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postern

[poh-stern, pos-tern] /ˈpoʊ stərn, ˈpɒs tərn/
noun
1.
a back door or gate.
2.
a private entrance or any entrance other than the main one.
adjective
3.
of, relating to, or resembling a postern.
Origin of postern
1250-1300
1250-1300; Middle English posterne < Old French, variant of posterle < Late Latin posterula, diminutive of postera back door, noun use of feminine of posterus coming behind. See posterior, -ule
Dictionary.com Unabridged
Based on the Random House Dictionary, © Random House, Inc. 2015.
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Examples from the Web for postern
Historical Examples
  • The postern gate, too, in Houghton Street still remains, though the arch is bricked up inside.

    The Mystery of 31 New Inn R. Austin Freeman
  • I considered your coachman to be a faithful man, and I told him to wait for you at the postern.

    The Black Tulip Alexandre Dumas (Pere)
  • Thus saying, he pressed her to his bosom for a moment, and then passed through the postern door.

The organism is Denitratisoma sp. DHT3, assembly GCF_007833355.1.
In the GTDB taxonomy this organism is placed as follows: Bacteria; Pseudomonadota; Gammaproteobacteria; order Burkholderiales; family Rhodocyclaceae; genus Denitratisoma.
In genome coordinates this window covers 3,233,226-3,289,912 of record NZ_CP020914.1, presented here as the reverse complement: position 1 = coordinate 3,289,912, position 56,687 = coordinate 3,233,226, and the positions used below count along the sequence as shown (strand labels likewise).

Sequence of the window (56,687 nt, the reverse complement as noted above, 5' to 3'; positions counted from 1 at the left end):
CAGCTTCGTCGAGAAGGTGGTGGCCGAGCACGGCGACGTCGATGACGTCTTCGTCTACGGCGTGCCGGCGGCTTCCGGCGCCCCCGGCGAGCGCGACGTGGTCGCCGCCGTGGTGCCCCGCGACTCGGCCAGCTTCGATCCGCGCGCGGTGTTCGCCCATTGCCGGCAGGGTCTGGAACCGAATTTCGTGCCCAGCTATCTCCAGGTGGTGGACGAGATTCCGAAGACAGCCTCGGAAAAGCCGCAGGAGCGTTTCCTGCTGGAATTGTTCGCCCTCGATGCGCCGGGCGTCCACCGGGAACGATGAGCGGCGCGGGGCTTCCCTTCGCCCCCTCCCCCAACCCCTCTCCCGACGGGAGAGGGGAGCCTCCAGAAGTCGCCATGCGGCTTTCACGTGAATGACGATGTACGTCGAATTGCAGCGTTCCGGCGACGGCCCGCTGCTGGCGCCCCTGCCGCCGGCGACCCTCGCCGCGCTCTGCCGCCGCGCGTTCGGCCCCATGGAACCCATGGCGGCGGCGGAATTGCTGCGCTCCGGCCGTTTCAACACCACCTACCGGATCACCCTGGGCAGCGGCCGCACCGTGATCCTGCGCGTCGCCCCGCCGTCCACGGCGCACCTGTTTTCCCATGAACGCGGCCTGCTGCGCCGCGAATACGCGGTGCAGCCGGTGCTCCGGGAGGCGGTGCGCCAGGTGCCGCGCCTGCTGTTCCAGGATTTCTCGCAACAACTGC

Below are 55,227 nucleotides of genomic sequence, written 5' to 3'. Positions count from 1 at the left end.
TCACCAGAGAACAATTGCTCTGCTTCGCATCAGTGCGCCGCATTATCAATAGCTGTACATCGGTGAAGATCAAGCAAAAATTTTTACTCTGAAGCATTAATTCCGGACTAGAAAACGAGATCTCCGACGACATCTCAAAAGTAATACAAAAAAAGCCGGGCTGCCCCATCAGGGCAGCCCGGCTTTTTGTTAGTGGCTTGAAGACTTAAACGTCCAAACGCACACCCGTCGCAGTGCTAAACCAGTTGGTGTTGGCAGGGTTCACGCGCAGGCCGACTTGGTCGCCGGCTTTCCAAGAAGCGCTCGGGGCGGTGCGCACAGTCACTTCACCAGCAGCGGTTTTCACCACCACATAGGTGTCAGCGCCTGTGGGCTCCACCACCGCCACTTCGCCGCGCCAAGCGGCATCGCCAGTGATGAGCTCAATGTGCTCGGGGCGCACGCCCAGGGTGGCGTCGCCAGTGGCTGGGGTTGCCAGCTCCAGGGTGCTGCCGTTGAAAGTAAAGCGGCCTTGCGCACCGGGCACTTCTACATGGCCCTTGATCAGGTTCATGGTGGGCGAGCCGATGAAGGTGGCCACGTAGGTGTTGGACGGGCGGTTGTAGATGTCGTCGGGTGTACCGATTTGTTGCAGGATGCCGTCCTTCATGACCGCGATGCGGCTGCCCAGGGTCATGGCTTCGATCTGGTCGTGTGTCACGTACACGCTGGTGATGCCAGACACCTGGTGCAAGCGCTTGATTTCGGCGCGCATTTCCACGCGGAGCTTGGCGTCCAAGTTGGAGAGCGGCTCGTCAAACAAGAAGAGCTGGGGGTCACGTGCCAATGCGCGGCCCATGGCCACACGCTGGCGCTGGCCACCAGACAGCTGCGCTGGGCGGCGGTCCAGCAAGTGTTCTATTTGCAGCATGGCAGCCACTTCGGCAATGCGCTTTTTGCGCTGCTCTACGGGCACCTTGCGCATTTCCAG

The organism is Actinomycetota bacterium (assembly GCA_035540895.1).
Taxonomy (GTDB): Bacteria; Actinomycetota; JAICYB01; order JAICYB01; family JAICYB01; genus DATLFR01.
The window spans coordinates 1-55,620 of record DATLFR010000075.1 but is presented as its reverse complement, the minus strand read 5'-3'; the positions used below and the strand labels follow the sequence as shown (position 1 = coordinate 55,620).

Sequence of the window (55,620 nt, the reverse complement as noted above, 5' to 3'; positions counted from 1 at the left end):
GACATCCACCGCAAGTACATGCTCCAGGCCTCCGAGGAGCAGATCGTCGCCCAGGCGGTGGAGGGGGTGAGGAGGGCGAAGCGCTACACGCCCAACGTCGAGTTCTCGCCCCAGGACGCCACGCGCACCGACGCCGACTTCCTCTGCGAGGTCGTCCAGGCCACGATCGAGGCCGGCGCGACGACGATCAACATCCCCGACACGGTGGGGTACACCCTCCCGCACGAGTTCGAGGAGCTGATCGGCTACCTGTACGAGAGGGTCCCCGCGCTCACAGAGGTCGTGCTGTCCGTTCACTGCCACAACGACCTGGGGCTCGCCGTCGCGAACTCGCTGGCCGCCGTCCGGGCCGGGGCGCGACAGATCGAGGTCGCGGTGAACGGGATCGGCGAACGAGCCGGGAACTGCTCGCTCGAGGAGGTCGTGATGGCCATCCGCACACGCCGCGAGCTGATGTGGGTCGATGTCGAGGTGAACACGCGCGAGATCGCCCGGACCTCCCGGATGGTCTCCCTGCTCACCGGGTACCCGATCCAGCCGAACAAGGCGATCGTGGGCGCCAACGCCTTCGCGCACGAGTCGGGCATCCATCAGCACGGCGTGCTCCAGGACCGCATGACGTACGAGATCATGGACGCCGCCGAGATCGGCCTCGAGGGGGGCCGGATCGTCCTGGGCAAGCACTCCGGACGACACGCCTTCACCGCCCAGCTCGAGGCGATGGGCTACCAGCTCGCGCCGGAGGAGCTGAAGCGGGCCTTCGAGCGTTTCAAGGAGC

• He knocked, and presently the postern gaped, and a lantern was advanced.

    The Sea-Hawk Raphael Sabatini
  • So saying, he turned round and departed through the postern door.

    Kenilworth Sir Walter Scott
  • Astonishment robbed me of breath as he threw open the postern.

    The Crossing Winston Churchill
  • The sergeant followed such a group of sight-seers through a postern behind the armory and out onto the cliff.

    Greyfriars Bobby Eleanor Atkinson
  • "That road leads to the postern gate at the top of the hill," she added.

    The Ghost Breaker Charles Goddard
  • While Quasimodo was dealing with the ladder, the scholar had run to the postern which he believed to be open.

    Notre-Dame de Paris Victor Hugo
  • Duncan and his companions waited that night near the postern gate.

    Yule Logs Various
British Dictionary definitions for postern

postern

/ˈpɒstən/
noun
1.
a back door or gate, esp one that is for private use
adjective
2.
situated at the rear or the side
Word Origin
C13: from Old French posterne, from Late Latin posterula (jānua) a back (entrance), from posterus coming behind; see posterior, posterity
Collins English Dictionary - Complete & Unabridged 2012 Digital Edition
© William Collins Sons & Co. Ltd. 1979, 1986 © HarperCollins
Publishers 1998, 2000, 2003, 2005, 2006, 2007, 2009, 2012
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Word Origin and History for postern
n.

late 13c., "back door, private door," from Old French posterne "side or rear gate," earlier posterle, from Late Latin posterula "small back door or gate," diminutive of Latin posterus "that is behind, coming after, subsequent," from post "after" (see post-).

Online Etymology Dictionary, © 2010 Douglas Harper
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9
11
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